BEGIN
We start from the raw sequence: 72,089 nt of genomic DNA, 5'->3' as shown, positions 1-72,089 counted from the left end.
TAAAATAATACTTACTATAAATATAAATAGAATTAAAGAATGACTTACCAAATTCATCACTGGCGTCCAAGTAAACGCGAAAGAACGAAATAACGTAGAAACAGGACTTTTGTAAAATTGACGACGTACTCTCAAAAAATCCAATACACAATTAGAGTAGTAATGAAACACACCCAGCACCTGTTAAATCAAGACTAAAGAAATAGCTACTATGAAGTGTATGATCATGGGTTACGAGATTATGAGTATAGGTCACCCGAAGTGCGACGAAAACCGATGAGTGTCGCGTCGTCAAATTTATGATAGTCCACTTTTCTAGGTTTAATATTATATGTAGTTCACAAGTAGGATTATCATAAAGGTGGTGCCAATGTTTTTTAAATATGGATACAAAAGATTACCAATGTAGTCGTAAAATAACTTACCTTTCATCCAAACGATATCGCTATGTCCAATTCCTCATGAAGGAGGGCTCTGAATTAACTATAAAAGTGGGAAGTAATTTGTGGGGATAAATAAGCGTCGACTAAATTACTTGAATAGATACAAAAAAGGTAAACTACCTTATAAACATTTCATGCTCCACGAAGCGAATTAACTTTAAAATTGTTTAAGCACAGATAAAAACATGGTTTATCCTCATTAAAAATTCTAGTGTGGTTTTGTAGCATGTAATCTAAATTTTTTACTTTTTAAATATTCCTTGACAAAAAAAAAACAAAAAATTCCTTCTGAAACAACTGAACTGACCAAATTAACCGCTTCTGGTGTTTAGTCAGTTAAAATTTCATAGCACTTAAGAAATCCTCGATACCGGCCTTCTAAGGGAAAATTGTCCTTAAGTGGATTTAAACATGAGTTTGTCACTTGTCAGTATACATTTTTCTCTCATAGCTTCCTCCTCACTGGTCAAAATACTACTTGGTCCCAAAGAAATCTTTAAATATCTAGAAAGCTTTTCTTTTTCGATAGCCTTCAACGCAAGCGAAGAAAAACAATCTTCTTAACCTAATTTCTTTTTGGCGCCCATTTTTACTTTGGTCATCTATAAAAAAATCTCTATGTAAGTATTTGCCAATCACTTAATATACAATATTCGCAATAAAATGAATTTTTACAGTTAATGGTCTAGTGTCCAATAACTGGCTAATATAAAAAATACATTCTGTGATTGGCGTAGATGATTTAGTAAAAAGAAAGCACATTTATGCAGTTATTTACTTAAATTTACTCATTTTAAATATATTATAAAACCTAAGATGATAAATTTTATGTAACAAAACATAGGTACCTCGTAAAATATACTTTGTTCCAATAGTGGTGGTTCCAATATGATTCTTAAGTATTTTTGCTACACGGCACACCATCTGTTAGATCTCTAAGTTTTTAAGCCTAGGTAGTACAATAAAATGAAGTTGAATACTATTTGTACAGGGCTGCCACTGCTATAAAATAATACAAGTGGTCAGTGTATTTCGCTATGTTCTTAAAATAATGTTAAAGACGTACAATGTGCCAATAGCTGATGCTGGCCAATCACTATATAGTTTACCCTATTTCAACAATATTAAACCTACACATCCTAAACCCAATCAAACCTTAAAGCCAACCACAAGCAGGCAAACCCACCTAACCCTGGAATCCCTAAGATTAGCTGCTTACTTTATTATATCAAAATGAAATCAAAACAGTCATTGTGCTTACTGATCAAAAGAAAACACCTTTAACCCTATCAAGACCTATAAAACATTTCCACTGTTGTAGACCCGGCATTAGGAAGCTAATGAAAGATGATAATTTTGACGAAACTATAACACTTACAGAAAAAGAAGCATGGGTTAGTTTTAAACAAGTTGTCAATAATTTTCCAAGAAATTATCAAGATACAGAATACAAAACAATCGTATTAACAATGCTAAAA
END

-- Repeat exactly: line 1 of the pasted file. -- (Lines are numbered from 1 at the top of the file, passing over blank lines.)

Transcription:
We start from the raw sequence: 72,089 nt of genomic DNA, 5'->3' as shown, positions 1-72,089 counted from the left end.